Period 4 
Period 5 
Period 6 
Loan 1 






Disbursement…... 
100.0 





Interest pmt…….. 
2.5 
5.0 
5.0 
5.0 
5.0 

Principal pmt…... 




100.0 








Loan 2 






Disbursement…... 

100.0 




Interest pmt…….. 

2.5 
5.0 
5.0 
5.0 
5.0 
Principal pmt…... 





100.0 







Total 






Disbursement…... 
100.0 
100.0 




Interest pmt…….. 
2.5 
7.5 
10.0 
10.0 
10.0 
5.0 
Principal pmt…... 




100.0 
100.0 
If the allocation approach described above were used, the allocation matrix would be:

Period 1 
Period 2 
Period 3 
Period 4 
Period 5 
Period 6 
Disb. period 1 
1.000 
0.500 
0.500 
0.500 
0.500 

Disb. period 2 

0.500 
0.500 
0.500 
0.500 
1.000 
and the interest payments would be distributed as follows:

Period 1 
Period 2 
Period 3 
Period 4 
Period 5 
Period 6 
Disb. period 1 
2.50 
3.75 
5.00 
5.00 
5.00 

Disb. period 2 

3.75 
5.00 
5.00 
5.00 
5.00 
The distribution in the second period is simply wrong.
The problem is that the allocation of interest payments (assuming identical interest rates) should be related to the outstanding balance of the loan and the time since the last interest payment. On that basis, the first loan would get a larger, rather than equal, share of the second year total.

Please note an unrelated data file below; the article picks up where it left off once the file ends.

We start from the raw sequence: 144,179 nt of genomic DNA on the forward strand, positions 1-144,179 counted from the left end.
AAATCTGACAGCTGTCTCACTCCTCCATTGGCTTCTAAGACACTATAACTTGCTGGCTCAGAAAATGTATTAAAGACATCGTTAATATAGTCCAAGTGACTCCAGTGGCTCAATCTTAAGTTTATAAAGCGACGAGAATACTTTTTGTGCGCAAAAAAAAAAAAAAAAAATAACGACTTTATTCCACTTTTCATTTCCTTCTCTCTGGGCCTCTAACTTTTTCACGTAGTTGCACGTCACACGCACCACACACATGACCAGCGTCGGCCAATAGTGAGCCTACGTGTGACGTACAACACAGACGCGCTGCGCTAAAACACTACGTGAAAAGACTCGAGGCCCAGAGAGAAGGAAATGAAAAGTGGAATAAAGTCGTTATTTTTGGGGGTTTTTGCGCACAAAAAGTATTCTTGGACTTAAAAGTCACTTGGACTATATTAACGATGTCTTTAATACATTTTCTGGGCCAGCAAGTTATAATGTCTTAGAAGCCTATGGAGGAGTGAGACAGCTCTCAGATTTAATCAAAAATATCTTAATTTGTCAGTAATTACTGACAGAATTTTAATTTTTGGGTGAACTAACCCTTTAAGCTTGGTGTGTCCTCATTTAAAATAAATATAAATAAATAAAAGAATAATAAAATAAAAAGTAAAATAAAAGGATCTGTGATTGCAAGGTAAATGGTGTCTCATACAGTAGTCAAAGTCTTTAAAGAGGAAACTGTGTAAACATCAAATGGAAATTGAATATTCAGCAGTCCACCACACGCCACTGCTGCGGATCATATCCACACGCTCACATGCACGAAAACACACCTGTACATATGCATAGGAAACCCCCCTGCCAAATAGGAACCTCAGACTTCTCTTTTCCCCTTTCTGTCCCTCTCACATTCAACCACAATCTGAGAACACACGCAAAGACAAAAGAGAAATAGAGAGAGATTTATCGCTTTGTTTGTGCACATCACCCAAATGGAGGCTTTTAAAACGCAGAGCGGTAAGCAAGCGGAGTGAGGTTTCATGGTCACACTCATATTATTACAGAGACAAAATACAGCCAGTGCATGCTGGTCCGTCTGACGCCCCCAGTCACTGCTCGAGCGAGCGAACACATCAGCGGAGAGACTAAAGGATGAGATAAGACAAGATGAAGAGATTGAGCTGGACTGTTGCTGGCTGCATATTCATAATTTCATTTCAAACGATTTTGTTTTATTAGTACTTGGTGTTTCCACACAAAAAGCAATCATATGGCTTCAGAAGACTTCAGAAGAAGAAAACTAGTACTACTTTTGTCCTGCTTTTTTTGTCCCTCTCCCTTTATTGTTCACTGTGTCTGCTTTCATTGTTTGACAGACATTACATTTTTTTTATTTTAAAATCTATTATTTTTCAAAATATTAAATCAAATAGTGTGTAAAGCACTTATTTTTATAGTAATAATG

The problem in making such an accommodation is the variety of loan contracts that might be considered. Loans may have prepayments of interest, grace periods, capitalization of unpaid interest, and sliding scales of interest rates charged. Each of these would call for a different kind of adjustment and some would require extensive specification of the terms of the loans.
A similar problem exists with principal payments. If the loan repayments are in constant amounts, with interest and principal, the principal payment of each successive payment is slightly larger. The allocation methods described above do not take that varying proportion into account, nor is there any plausible way to do so in the absence of the full details of the terms of the loan.
In both this case and the case of interest payments, agencies need to prepare disbursement period details, based on the characteristics of the program, rather than relying on the approximations used by the CSC when disbursement period details are not provided.
Appendix D
Specifications and examples of the reversespendout method
This appendix describes the reversespendout method that is used to associate cash flow observations with specific disbursement periods. This method is more refined than the “prorata” method, described in Appendix C, but is somewhat fragile, as explained below.